Ryan Chin Book Cover

“I notice a wall of rain in the eastern sky and the sun striving to find a hole in the clouds…Seizing the moment and catching it just right consumes me in many different ways…I’ve started trying to catch rainbows.

After studying the clouds’ movements, the location of the sun, and the size of the raindrops, I try to position myself in the right place to watch a rainbow materialize. When I hit it just right, the clouds part, a rainbow pastes itself to the center of my vision, and I’m reminded all over again of the brevity of beauty. It’s not quite as exhilarating as tucking myself inside the tube of a wave, but I’ll take it…”

Excerpt from “Without Rain There Can Be No Rainbows.”

* * *

The size and number of rain drops, the angle and intensity of the sun, and your position must be perfect in order to meet a rainbowEven when the rainbow seems close, you can never actually stand under one and see it at the same time because as the diagram below shows, your position matters. Continue reading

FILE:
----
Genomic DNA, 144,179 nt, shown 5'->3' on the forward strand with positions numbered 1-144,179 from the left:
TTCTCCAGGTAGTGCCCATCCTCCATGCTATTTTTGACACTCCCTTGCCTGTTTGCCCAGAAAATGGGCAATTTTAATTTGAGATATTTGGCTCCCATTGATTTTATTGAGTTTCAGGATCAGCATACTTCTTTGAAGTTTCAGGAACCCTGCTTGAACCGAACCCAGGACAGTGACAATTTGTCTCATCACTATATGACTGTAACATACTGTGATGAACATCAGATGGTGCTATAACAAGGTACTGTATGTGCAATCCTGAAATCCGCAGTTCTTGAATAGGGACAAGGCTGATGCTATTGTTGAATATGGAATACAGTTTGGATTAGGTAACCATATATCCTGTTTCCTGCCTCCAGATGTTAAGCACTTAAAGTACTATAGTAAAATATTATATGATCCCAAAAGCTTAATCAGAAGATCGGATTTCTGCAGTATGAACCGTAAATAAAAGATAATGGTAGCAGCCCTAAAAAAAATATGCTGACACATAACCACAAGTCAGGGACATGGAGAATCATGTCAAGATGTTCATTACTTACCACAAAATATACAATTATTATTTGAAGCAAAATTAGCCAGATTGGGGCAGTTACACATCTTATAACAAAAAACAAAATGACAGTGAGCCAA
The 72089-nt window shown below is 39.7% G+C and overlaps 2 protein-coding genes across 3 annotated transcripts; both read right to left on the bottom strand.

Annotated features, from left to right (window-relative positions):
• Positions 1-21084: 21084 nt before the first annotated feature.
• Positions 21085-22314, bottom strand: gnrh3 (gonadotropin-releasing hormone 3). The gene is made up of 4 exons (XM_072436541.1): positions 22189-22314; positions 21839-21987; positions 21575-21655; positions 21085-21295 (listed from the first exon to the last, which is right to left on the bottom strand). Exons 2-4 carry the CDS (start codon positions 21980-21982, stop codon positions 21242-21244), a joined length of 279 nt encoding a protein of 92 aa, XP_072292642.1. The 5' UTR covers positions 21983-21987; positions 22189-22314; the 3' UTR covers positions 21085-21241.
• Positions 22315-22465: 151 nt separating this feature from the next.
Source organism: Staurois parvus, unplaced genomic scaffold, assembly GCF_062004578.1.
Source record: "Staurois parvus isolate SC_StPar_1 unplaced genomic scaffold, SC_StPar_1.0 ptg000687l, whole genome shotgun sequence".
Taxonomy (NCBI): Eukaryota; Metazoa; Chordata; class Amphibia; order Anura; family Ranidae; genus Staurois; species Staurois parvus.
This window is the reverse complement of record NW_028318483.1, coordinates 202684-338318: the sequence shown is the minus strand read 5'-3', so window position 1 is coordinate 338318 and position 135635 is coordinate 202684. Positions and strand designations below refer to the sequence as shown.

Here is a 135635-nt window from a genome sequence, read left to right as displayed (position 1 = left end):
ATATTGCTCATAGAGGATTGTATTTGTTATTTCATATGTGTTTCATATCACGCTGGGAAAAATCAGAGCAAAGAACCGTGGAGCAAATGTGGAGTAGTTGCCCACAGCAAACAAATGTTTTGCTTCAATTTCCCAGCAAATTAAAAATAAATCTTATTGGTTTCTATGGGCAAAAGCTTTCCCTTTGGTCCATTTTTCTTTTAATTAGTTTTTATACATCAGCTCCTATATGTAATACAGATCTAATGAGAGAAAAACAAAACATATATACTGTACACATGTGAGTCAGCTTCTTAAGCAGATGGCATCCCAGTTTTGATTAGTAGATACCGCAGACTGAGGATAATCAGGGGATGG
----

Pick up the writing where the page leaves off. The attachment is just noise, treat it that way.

Forget It

11 Feb
Two Forgets equals a Remember…

I’ve enriched my life in many ways by remembering things, but forgetting has its benefits too. It’s a known fact that forgetting is a necessary part of human function. As a National Geographic article on memory put it, “If everything we looked at, smelled, heard, or thought was immediately filed away in our long term memory, we’d be drowning in irrelevant information.”  While it’s good to know that forgetfulness keeps our heads from exploding, there’s more to it than that: forgetting can lead to more surprises–and thus a more joy-filled life; two “forgets equals a remember” (I’ll explain later); and forgetful mistakes can actually create some wonderful memories. Continue reading